Opposition to the Border Patrol proved to be considerable. Ranchers and farmers protested and interfered with the arrests of their laborers. The growers bitterly assailed the increasingly difficult requirements for legal immigration. The 1924 law mandated not only a ten-dollar visa fee, which had to be paid to an American consul in the nation of origin, but also a six-dollar head tax for each applicant. Few Mexicans could afford these fees, given that their average wage was twelve cents for a ten-hour day in their homeland, thus illegal entry and the smuggling of laborers increased. By paying a small sum to a smuggler, a Mexican peasant could avoid the fees and the literacy test and easily find jobs paying more than a dollar per day in Texas, Arizona, and California.

In its first year of operation, the small Border Patrol staff reported turning back fifteen thousand aliens seeking illegal entry, but an estimated one hundred thousand farmworkers successfully evaded the border guards. In an attempt to improve the Border Patrol’s success rate, in 1926 Congress doubled the number of officers and made the agency a permanent part of the Bureau of Immigration and Naturalization.


During its first three years of operation, the Border Patrol turned back an annual average of fifteen thousand Mexicans seeking illegal entry. It did not have enough personnel to end all illegal entry, and Mexican workers were too valuable to the economy of the Southwest to eliminate completely. Ranchers and farmers who benefited greatly by using Mexican labor continued to oppose the patrol’s efforts to pick up and deport field hands who preferred to deal with smugglers rather than pay the visa fee and head tax.

In 1926, the Immigration Service backed away from strict enforcement of the law and entered into a “gentlemen’s agreement” with agricultural interests in California and Texas that called for registration of all Mexican workers in the states. Each worker would receive an identification card that allowed him or her to work in exchange for an eighteen-dollar fee payable at three dollars per week. When Congressman John Box of Texas heard about this “immigration on the installment plan,” he was outraged and called for an end to the “outlaw’s agreement.” He denounced Mexicans as racially inferior to white Europeans and warned that their illegal influx had been so large that it threatened to reverse the results of the Mexican War of 1846-1848. After that conflict, the United States had acquired California, Arizona, and much of the rest of the Southwest, but now, according to Box, “blood-thirsty, ignorant” bandits from Mexico were becoming the largest population in those areas and retaking them.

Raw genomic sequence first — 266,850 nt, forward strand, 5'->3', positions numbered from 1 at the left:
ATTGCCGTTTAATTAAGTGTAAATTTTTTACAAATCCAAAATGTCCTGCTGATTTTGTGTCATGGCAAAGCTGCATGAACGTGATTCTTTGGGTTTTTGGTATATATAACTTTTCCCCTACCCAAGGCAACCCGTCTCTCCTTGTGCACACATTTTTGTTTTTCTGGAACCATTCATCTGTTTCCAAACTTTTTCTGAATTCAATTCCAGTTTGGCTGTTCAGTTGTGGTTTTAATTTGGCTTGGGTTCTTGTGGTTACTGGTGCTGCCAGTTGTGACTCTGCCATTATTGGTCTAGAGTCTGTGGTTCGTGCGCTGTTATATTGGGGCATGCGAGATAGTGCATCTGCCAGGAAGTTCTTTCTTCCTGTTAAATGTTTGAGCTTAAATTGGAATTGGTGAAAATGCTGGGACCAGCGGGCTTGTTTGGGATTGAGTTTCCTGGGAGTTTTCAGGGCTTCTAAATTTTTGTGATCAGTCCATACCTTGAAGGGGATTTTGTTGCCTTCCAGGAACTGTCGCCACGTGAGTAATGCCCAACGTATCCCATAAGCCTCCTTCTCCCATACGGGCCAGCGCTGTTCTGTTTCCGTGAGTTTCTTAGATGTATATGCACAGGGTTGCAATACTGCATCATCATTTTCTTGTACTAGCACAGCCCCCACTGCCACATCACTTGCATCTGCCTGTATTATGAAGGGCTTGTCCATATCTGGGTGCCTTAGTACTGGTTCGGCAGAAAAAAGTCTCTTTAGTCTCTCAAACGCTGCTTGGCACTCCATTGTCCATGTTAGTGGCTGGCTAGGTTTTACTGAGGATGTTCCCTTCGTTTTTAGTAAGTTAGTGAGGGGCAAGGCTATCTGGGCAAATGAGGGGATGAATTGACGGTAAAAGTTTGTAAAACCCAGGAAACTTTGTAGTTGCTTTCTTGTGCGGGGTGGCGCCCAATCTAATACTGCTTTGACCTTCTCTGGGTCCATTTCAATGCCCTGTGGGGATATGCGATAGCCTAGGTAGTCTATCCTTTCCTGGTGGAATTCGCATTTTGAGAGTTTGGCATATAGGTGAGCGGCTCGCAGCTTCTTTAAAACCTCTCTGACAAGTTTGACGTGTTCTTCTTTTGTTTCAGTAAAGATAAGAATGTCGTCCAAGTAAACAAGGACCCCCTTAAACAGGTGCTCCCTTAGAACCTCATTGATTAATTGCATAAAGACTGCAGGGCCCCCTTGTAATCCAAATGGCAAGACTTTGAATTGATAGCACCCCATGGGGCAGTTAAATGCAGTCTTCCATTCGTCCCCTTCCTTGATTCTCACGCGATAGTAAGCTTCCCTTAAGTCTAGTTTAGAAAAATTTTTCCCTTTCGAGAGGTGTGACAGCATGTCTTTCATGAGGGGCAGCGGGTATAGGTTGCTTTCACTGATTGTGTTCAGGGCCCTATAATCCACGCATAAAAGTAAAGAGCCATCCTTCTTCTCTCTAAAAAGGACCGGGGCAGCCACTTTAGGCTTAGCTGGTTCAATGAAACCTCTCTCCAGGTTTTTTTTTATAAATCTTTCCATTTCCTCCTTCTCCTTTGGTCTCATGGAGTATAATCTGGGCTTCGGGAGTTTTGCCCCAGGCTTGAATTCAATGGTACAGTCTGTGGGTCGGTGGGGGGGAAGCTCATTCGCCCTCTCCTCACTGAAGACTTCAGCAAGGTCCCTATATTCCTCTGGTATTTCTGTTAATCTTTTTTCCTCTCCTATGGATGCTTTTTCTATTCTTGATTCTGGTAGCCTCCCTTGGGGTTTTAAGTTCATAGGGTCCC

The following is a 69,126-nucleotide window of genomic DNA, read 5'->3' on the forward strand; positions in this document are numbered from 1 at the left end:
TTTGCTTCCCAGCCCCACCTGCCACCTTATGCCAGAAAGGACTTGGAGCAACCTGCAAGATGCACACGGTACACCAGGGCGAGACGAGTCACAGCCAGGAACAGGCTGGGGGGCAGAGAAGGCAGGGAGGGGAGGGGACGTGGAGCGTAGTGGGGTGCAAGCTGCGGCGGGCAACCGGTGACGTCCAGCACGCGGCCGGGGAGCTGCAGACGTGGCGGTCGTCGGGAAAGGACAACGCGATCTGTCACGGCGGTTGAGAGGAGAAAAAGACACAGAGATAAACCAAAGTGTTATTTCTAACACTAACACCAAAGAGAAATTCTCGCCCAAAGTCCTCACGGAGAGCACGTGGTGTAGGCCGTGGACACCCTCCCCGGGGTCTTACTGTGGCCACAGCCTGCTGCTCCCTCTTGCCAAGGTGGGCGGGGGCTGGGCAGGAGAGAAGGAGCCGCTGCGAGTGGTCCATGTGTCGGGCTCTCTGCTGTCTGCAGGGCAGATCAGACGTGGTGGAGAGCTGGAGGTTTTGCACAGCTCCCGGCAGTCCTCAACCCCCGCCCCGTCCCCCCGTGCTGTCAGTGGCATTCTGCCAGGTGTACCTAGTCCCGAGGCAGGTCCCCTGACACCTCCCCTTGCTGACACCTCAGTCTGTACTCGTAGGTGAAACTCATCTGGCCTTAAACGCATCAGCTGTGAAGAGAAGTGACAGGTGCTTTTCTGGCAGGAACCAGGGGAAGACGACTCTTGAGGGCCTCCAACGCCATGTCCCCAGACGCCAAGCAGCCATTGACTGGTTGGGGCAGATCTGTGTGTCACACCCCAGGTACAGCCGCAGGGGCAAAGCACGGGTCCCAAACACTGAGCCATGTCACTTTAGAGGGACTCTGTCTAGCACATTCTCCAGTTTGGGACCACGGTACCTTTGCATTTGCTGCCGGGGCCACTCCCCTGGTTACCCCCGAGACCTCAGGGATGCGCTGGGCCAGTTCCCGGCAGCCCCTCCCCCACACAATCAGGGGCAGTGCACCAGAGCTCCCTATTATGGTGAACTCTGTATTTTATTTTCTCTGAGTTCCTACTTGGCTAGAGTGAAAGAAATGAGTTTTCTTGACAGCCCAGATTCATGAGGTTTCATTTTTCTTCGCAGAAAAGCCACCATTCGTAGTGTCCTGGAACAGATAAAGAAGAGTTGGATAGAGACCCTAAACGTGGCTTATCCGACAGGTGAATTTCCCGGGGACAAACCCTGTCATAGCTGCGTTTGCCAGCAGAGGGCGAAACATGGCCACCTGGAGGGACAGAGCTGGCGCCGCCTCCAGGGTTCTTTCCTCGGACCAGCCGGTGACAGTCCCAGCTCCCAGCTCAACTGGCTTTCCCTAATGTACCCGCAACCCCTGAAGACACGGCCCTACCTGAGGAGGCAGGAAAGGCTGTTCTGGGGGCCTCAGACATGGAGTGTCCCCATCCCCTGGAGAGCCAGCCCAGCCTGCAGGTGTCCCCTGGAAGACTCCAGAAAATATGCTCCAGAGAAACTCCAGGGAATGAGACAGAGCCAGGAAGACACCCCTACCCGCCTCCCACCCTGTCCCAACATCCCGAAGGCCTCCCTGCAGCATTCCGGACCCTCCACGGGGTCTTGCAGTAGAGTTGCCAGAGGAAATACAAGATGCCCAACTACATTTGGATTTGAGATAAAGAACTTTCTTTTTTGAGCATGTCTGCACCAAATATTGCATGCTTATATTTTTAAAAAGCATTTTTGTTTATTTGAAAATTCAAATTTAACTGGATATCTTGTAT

In part because of such fears, in 1929 Congress voted to double the size of the Border Patrol and demanded a crackdown on illegal entry. Congress was also responding to union demands for increased border security. Steel corporations had recently begun to recruit Mexicans from the Southwest to work in places such as Chicago and Gary, Indiana, where they were paid less than Anglo-Americans. As the pool of European immigrant labor became more restricted because of requirements concerning national origins, northern industrialists began to see Mexico and Latin America as new sources of cheap labor, much to the annoyance of labor unions. For many impoverished Mexican agricultural workers, the economic rewards seemed worth the risk, and many moved north to Illinois, Michigan, and Ohio. In response, the Texas state legislature passed a law that required labor recruiters to pay a fee of one thousand dollars before they could begin operating in the state. The growers and farmers did not want all their cheap labor to move north.

Congress also passed a new law, suggested by the State Department, according to which anyone caught entering the United States after having been deported previously could be charged with a felony and be liable for up to two years’ imprisonment. This legislation greatly decreased illegal entry into North America. The Border Patrol was also authorized to cover the borders of Florida and Canada. The gentlemen’s agreement was ended, and full immediate payment of fees was again required of all immigrants. These measures, plus the economic insecurity brought about by the worldwide depression that began in 1929, temporarily ended the conflict over illegal immigration from Mexico and other nations of the Western Hemisphere. The issue did not reemerge as an important problem until after World War II.